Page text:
By Ashton Nichols
The songbirds here are like nothing I have ever seen or heard, not when I lived in Virginia, or West Virginia, Maryland, Alabama, or London, England, or even at other locations in Pennsylvania. Bluebirds, scarlet tanagers, goldfinches, orioles, and more: the colors bust out like tiny sprays of rainbow, as bright as the sun, as clear as the sky. The songs are trilling and cool, thrilling and crackling, burbling and cackling. It must be that the wooded two-acre forest edge of our small Creekside farm creates a much-needed roosting and feeding spot in the middle of the wide-open swath of cultivated farmland that surrounds us here.
In his chapter in Walden entitled “Sounds,” Thoreau speaks of the birds close by on numerous occasions: of the birds who “sing around or flitted noiseless through the house,” while Henry sits in his “sunny doorway from sunrise till noon, rapt in a reverie, amidst the pines and hickories and sumacs.” Or he tells of the nearby tree branch that is “bending under the weight of the reed-birds flitting hither and thither,” of the sad sounds of the screech owl that remind him “sometimes of music and singing birds; as if it were the dark and tearful side of music, the regrets and sighs that would fain be sung,” and finally of the cockerel, our common rooster, which was once a wild pheasant–“This foreign bird’s note is celebrated by the poets of all countries along with the notes of their native songsters.” Thoreau is often wondering at birds of Walden Pond.
Here at Creekside, we are in the midst of several thousand acres of open space that stretch out to the east and to the west along the center of the Great Valley, with the North Mountain off in one direction and the much older South Mountain off in the other. This South Mountain, which rises near Mount Holly Springs, is renamed the Blue Ridge when it reaches West Virginia and Virginia. According to my geologist colleagues, it is one of the oldest mountain ridges in the world, almost three-quarters of a billion (750,000,000) years old. There were once mountain peaks here that rivaled the five-mile-high Himalayas, but they have been eroded and worn down over millennia to their current 2,000-2,500 foot height.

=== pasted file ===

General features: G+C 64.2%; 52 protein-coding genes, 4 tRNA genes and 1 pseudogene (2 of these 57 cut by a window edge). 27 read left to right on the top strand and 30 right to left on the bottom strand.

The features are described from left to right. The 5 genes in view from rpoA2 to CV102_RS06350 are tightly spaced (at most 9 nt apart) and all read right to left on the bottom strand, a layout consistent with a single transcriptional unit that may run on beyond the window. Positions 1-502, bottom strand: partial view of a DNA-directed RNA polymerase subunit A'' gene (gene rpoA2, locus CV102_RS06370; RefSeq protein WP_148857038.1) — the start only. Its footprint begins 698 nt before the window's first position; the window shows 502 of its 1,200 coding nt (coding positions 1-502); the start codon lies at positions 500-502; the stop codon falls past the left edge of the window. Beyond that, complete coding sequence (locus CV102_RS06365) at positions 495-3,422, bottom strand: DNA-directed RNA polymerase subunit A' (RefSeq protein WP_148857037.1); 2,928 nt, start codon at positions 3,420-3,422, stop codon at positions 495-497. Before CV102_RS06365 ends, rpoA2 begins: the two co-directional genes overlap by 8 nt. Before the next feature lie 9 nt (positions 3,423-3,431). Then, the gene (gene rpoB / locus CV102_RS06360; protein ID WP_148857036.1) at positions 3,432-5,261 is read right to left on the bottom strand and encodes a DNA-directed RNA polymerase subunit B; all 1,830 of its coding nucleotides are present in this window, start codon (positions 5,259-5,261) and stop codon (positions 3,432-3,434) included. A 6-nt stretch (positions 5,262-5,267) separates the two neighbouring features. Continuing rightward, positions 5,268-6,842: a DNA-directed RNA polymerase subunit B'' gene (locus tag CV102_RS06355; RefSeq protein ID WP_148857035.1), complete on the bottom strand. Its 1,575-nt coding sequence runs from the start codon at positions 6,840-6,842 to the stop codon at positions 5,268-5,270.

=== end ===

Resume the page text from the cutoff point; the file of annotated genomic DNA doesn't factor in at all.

The wide-spreading oxbow of the Conodoguinet Creek twists its way through the valley here, with huge tree-filled circles, open plowed spaces, and scrub brush fencerows. There are lots of wide spaces of land with few trees at all, no trees for roosting or food spotting, no nesting holes or tree-close clearings for wild mating dances. So the songbirds come to our exceptional and unusual two-acres of Creekside trees; these birds come in their dozens: no, in their hundreds. On some mornings there are too many separate songs to count, too many different body styles to keep track of, and too many various feeding habits to follow.
The oriole is by far the most startling of these songbirds, a veritable clown-bird, with a bright orange-yellow color that is just as bright as the brightest of Halloween pumpkins, then suddenly saturated with black stripes and splotches spread between the yellow-orange outbursts. Next come the bluebirds, not so much sky-blue as some secret Mediterranean blue or ocean blue–known only to world travelers–always one pair of these bluebirds at least, nesting in the small bark-sided bluebird nest tacked to the northwest side of the house. The male bluebird always perches out alone on a stalk of paradise tree that rises out of the abandoned fire circle, an overgrown scrub spot in the middle of the lawn.
Then suddenly, the scarlet tanager flashes brightly, so brightly it is hard to believe this is a natural color, and then a third bluebird, and just as quickly comes a songbird’s call that I have never heard any version of, a new sound: fluty and liquid, delicately musical and very wild at the same time. And always, of course, there are swifts and starlings, blackbirds and sparrows, flycatchers, mockingbirds, and blue-jays, and even a massive red-tailed hawk roosting and hunting small mammals from the tall locust trees in the small woodlot behind us.